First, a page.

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Job Havens: The Best Large Cities

Last Updated Aug 3, 2009 2:24 PM EDT

The outlook is grim, especially if you've recently lost your job. The nation's unemployment rate recently hit its highest point in 25 years and most major cities around the country and the globe are likely to experience major job losses in 2009. However, if you're looking for a place to weather the financial storm, some cities offer better shelter than others, and we've come up with a list of the best ones in three categories — large, small-to-medium, and international.

To find them, we examined the most recent employment and wage data and spoke to economists and labor experts to get some of the information behind the numbers. Read on to see our picks.

Austin, Texas

Unemployment Rate:

5.2 percent
Top Salary Quintile:

Projected 10-Year Job Growth (Annualized):

2.8 percent
Top Job Categories:

Clean-tech software, education, financial services

While layoffs are expected at Austin’s big technology firms, the city has seen an explosion of high-tech business incubators where entrepreneurs are fostering and financing a cluster of software startups, many of them clean tech-related. The city’s biggest employers — the state government and the University of Texas — are also expected to add a couple thousand jobs this year, but growth won’t hit last year’s record gains of about 19,000 new jobs. Austin may, however, benefit from the federal stimulus package aimed at green tech, for which the city is working on an initiative to transform its semiconductor plants into solar-chip-manufacturing factories.

Seattle, Washington

Unemployment Rate:
6.1 percent
Top Salary Quintile:

Projected 10-Year Job Growth (Annualized):

1.5 percent
Top Job Categories:

Software engineering, alternative energy development, video game design

Even as layoffs at Boeing, Microsoft, and Starbucks start to lift Seattle’s unemployment rate, the city’s economists still expect job growth in technology, where talent from big firms is being funneled into entrepreneurial startups. While the city hopes to grow its green-tech market — Seattle is home to one of the nation’s largest producers of biodiesel and a government fleet of cars that runs on various types of alternative energy — venture capitalists have also invested about $215 million in the city’s software sector, from energy-efficient building-services firms to grid-energy upstarts to internet-based video game makers.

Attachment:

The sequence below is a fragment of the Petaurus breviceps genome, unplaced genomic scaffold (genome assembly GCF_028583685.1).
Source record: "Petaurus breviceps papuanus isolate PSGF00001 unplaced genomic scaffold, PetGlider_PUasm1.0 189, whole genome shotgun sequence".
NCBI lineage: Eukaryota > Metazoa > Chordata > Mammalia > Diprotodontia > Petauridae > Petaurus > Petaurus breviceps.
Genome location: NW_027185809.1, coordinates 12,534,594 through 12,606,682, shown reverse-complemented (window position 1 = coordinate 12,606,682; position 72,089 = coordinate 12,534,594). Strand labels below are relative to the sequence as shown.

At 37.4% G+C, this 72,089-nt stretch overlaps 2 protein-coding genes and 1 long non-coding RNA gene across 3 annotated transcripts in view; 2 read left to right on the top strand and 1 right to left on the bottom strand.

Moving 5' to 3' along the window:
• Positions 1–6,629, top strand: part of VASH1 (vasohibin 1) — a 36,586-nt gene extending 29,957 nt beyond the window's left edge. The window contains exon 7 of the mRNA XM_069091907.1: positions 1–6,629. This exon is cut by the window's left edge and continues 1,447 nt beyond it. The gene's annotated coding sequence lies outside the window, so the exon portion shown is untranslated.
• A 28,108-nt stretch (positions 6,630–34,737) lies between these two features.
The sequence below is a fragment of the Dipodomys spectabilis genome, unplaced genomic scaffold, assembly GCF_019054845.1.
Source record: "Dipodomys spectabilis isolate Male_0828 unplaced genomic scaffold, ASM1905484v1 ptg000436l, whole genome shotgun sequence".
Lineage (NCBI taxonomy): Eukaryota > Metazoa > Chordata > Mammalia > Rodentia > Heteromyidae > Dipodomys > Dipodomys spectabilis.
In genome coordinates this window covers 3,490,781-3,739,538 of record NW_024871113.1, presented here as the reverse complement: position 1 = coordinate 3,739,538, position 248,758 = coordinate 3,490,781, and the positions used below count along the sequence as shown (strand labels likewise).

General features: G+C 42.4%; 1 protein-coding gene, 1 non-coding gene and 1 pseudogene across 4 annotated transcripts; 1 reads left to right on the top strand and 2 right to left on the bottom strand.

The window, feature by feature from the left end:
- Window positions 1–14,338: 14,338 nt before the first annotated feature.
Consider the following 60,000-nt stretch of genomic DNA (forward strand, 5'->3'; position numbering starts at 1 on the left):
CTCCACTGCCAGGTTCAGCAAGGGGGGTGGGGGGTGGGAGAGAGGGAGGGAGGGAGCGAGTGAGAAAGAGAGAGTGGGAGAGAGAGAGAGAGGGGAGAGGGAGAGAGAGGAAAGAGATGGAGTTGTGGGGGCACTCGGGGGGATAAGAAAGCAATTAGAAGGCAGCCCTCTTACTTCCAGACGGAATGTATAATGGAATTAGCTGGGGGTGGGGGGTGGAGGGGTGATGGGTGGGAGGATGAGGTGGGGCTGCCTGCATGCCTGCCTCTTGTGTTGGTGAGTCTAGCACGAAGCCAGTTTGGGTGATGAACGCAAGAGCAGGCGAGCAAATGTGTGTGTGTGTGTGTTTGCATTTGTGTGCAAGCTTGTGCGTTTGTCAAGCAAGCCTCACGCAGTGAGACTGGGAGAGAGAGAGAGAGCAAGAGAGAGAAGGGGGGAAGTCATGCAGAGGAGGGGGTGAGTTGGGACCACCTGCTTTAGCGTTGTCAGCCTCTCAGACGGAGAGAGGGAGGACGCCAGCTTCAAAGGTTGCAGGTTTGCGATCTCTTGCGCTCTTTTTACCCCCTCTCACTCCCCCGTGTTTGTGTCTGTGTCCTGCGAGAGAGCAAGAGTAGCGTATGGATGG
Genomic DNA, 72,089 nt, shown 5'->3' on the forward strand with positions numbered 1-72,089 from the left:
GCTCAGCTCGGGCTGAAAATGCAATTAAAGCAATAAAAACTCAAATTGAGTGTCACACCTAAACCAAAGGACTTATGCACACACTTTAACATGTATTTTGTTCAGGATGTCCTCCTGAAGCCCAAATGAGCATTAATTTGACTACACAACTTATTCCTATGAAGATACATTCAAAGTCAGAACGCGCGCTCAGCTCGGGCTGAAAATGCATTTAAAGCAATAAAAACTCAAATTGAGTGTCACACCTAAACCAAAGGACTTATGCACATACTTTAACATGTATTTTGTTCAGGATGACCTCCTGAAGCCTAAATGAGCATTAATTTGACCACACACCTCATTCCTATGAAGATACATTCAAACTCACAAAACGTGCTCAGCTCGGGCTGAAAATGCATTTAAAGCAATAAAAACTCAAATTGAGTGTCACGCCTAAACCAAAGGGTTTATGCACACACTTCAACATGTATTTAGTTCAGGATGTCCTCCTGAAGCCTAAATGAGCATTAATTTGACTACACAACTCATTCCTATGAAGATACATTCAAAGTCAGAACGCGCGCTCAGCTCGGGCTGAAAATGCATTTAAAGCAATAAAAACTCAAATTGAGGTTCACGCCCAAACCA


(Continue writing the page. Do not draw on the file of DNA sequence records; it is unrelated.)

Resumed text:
Houston, Texas

Unemployment Rate:

5.5 percent
Top Salary Quintile:

Projected 10-Year Job Growth (Annualized):

2.2 percent
Top Job Categories:

Engineering, geology, health care

It wasn’t so long ago that Houston was a decidedly blue-collar town, but today, anchored by the world’s largest oil and gas firms, the city is an R&D hotbed for engineers, geologists, and IT experts whose skills are sought by multinational corporations. Spiking oil prices and steady home prices helped Houston add more jobs than any other U.S. city last year. This year, rig counts are expected to decline and the city’s core sector will wilt. But economists expect a boom in health-sector jobs, thanks to an expansion of downtown’s Texas Medical Center, one of the largest health care facilities in the world.


  • Unemployment Rate — Bureau of Labor Statistics, Jan. 2009
  • Top Salary Quintile — Bureau of Labor Statistics, 2007
  • Projected 10-Year Job Growth (Annualized) — Bureau of Labor Statistics and Moody’s